History, if you look across the great landscape of time, seems to bear this view out. Think about the French Revolution for example, ending as it did with Napoleonic rule. Plato, in fact, was himself adducing some historical examples of things that had happened in some of the polities of the ancient Greek city-states where just this sequence of events had happened. So he was extremely skeptical about the value of democracy and indeed thought it was only a step away from the very worst possible consequence, which was tyranny itself.

His reason for thinking that ordinary people—again using that phrase—were really incompetent to be the source of political authority in a state is a reason which has been shared by many people since. Everybody knows that Winston Churchill said, "Democracy is the least bad of a lot of bad systems," but they forget that he also said that "the strongest argument against democracy is two minutes' conversation with any voter," and he meant exactly what Plato meant, that you would very quickly discover all that short-termism and self-interest and lack of information.

The point was put much more trenchantly in fact by H. L. Mencken, your wonderful satirist, who said, "To believe in democracy is to believe that collective wisdom will emerge from individual ignorance;" and again that is just a reformulation of a Platonic view.

But I like the anecdote that is told about Adlai Stevenson when he ran against Dwight D. Eisenhower in 1952, a very intellectual, rather scholarly man, and somebody said to him, "Mr. Stevenson, every thinking person in America is going to vote for you." And he said, "I'm pleased to hear it, but I need a majority." This is exactly the difficulty that Plato had identified, and there are many people who still think that way.

But in the autumn—as we call it in England—of 1647 the New Model Army commanded by Fairfax and Cromwell and Ireton was in camp in a place called Putney, just outside London—it was then a little village outside London—in a moment of pause in the English Civil War. King Charles I had been defeated at the Battle of Naseby. He had been put into house arrest at Hampton Court. I have to say if you are going to be in house arrest, you couldn't do better than Hampton Court, I shouldn't wonder.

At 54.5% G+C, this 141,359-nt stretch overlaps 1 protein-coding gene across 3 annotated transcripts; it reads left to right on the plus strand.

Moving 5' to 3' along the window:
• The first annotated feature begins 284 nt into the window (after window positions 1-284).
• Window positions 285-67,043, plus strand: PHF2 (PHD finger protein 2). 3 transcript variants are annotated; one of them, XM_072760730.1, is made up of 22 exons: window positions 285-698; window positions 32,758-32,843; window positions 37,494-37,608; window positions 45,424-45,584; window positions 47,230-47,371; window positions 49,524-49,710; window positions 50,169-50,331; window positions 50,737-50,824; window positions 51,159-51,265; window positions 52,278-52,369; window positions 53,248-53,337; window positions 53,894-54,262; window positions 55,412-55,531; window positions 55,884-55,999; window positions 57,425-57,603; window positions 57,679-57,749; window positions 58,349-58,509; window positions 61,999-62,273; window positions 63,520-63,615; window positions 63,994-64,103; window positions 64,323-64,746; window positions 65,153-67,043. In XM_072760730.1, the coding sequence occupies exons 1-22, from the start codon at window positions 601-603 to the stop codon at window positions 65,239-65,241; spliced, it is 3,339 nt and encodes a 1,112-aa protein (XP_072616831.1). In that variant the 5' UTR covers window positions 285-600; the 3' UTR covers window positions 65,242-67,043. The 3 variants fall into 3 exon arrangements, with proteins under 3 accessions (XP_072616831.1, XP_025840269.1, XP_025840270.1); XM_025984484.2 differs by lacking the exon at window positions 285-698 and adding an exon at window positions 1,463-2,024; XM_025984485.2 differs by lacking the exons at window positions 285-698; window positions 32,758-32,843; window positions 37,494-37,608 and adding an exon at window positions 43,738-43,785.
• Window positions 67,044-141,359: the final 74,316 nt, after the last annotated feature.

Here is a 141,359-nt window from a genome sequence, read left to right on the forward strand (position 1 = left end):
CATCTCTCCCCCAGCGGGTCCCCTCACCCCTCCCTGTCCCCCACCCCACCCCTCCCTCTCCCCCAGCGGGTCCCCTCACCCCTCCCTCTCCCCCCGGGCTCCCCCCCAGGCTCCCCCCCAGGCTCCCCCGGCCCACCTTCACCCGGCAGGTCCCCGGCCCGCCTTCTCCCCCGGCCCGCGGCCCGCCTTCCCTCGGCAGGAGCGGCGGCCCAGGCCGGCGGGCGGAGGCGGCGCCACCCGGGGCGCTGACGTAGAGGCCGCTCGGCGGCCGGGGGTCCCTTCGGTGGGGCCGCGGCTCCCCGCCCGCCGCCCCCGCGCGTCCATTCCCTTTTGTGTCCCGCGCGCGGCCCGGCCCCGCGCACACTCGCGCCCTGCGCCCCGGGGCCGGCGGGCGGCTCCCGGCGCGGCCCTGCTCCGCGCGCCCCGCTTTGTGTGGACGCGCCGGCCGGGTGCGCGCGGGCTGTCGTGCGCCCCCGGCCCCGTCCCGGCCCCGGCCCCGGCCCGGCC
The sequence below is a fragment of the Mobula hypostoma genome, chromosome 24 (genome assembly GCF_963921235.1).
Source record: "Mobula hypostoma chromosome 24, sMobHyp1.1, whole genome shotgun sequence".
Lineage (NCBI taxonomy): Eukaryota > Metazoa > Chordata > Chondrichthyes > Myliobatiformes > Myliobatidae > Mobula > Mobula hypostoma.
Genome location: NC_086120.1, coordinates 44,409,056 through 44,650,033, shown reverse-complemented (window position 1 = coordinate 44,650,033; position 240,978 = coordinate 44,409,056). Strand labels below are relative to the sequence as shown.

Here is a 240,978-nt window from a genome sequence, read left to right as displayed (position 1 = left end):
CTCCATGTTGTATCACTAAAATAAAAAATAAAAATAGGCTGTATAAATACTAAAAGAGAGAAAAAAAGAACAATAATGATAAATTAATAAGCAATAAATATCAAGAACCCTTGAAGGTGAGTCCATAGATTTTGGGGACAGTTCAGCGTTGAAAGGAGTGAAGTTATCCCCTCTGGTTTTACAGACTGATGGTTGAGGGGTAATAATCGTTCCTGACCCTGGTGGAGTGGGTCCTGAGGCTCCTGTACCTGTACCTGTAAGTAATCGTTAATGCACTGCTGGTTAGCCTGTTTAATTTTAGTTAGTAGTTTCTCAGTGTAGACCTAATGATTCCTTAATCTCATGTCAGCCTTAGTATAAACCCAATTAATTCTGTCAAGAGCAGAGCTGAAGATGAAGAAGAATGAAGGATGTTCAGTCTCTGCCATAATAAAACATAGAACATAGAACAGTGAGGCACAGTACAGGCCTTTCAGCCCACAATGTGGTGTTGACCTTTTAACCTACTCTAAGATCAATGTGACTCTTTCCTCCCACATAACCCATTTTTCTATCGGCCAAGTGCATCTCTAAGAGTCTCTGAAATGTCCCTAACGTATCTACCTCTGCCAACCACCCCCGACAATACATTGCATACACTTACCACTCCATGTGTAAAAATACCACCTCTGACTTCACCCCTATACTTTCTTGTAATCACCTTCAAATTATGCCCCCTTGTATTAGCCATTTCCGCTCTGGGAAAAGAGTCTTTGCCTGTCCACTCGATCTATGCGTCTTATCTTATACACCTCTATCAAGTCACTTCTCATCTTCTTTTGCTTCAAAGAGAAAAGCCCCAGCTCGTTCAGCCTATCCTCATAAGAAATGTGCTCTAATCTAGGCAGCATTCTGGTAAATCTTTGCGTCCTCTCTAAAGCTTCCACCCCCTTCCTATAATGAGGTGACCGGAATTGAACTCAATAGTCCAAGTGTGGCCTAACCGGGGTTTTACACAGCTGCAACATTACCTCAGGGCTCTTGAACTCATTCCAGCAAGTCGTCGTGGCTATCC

But there he was under house arrest, and the New Model Army was discussing with its commanders, who were called the grandees of the army, what the constitutional settlement would be when the war was finally over. And they wanted to have biennial parliaments; universal adult male suffrage; they wanted to have equal treatment in law; they wanted the House of Commons, the elected House of Parliament, to be the one where real political authority lay, not in the crown and not in the House of Lords. In fact, they were making a demand for a form of democracy—limited, of course, because it was men only who would have the vote—which had not really been heard for over 2,000 years, since Plato had given it that bad name.

Of course, the demand was refused by the grandees of the New Model Army, who thought that it was unthinkable that people should have the vote merely because they were adults or adult males. They thought that in order to be a participant in the government of the country you should have a stake in the country, you should own property, you should have a property qualification because only then were you really interested in good government, only then would you use your vote wisely.

If you gave the vote to somebody who did not have any property, what would he do with it? He would use it to dispossess the people who had property and redistribute the property to himself, so of course you are not going to give the vote to the poor or to the people who are not educated.

That marked a moment in the beginning—the middle of the 17th century—of people thinking that there is something not to the point about the kind of consideration that Plato adduced about the incapacity of so-called "ordinary people" to be the locus of political authority. That is not the point, not the point about whether you are educated or not or informed or not or own property or not, but that just in virtue of being a citizen, just in virtue of your status as a member of the society, since you are going to live in that society and be governed by its laws, you should have a voice.

This was the point that was made by one of the contributors to that debate in Putney, a man called Colonel Rainborough, who memorably said, "The poorest he in England has as much of a life to live as the richest he." And that completely shifts the weight of the debate away from questions about who is entitled to participate to the idea of your right as a citizen, your right to a voice.